Forest gardens or other innovative perennial-based, no-till, polyculture systems require the least amount of energy of any deliberate agriculture. Forest gardens add perennial nitrogen fixing and other nutrient accumulators to the system as well as beneficial insect habitat and nectar plants in an ecologically redundant manner. A forest garden is designed to have a large number of different species and variety within species to function as a long term, productive, stable system for growing food or other useful crops for human beings. Forest gardens provide wildlife habitat and are exceptional carbon sinks. They can be established on hillsides, odd shaped pieces of land, vacant lots and many other places.
Martin Crawford’s forest garden in Devon, England is approximately two acres and contains over 35,000 perennial or self-seeding annual plants, many with multiple ecological functions. It produces fruits, nuts, edible leaves, spices, fungi and medicinal plants, as well as floral, essential oil and sap products plus basketry materials, fibres, bamboo and coppice wood.
Human management of a forest garden once established takes very little time. Tree ‘weeds’ will need to be removed, paths maintained and some occasional pruning done. Uneaten fruit, nuts, fallen leaves and pruned branches are left on the ground to re-enter the nutrient cycle. Some of the more ambitious ground covers can simply be walked on to keep them from overtaking their neighbours. Martin Crawford claims that he needs only 10 to 20 days per year to maintain his forest garden. He uses hand tools almost exclusively, making his land use and worker productivity as well as energy efficiency higher than any system I am aware of, with the possible exception of foraging through an existing lush tropical rain forest.
Design and planning
Between young trees and shrubs native pasture grasses are sown with southern pea and buckwheat for fertility building, insect habitat/nectar, seed saving and edible uses. Photo: Kip Bellairs
Forest gardens are typically planned using seven different vertical groupings, or layers, organised by differing needs for light, shelter, pollination, fertility, pest and wind protection, moisture, harvest time and other variables. Bear in mind that a forest garden is not a climax stage, closed canopy forest but resembles more a woodland, with gaps for light to enter and filter down through the different levels. The layers are as follows:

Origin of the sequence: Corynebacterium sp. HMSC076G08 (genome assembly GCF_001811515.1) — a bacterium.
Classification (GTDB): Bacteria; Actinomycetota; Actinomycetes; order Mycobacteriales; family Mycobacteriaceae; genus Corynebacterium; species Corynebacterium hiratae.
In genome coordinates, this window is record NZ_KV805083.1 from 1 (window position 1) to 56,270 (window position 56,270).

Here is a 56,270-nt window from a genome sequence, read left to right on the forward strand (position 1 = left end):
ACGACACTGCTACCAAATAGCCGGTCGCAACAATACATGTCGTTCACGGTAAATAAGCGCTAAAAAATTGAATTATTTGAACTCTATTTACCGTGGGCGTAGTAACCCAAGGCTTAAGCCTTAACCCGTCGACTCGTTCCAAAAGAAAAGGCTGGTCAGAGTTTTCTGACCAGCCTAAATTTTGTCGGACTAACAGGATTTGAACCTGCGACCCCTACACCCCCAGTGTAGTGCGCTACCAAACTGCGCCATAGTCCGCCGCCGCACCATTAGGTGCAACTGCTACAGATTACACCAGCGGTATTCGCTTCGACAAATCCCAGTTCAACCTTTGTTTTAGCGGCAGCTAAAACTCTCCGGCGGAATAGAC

1) The canopy level or tallest trees: typically fruit, nut, nitrogen fixing, sap or wind breaks. Trees that require full sun.
2) Smaller trees, large shrubs or bamboo are found on this layer as are areas for coppice and/or pollard for poles, basket material, edible leaves, etc.
3) Smaller shrubs layer: frequently producing berries, spices and fibre products.
4) Herbaceous perennial (and self-seeding annual) layer usually for edible leaf, fertility, mineral accumulation, medicinal, beneficial insect habitat or aromatic pest repelling purposes.
5) Ground cover / living mulch layer: often comprise herbaceous perennials and self-seeding annuals as well as low growing berries.
6) The vine layer, which ranges from the root zone up to the canopy.
7) The root zone which can produce edible fungi, medicinal and edible roots as well as dye and other products.
The very high performance of a forest garden system does not come without some initial dues to be paid, however; and these are in the establishment process. Due to the large number of plants involved, forest gardens are often implemented in phases, with on-site propagation a big help. Several years are required for a mature system to evolve, but many things can also be done in the forest garden during this time. As an example, during the establishment of our forest garden we sowed a mixture of southern peas and buckwheat into our native grasses at various times of the year to build soil fertility while our dedicated shrubs were still small and there were wide spaces between our canopy trees. Some of these crops were cut after flowering, some were saved for the next planting and some of the peas were eaten.
A full-featured forest garden is not required in order to benefit from the synergies of no-till polycultures of perennial plants. Nitrogen fixers, nutrient accumulators and beneficial insect plants can be found in all shapes and sizes. Many have multiple ecosystem or crop functions. Use of dwarfing rootstocks, coppice and pollard techniques can help to increase the utility of almost any site. The creative possibilities are endless and well worth a try. Even annual plants can be planned in vertical layers and organised by needs and harvest times for greater efficiency.
The premier example of a mature temperate forest garden can be found at the Agroforestry Research Trust site: www.agroforestry.co.uk
For the tropics, have a look at Permanent Agriculture Resources: groforestry.net and Educational Concerns for Hunger Organization (ECHO) at www.echonet.org.
This article appeared in Growing Green International magazine Num 28 (Winter 2011/12), p22.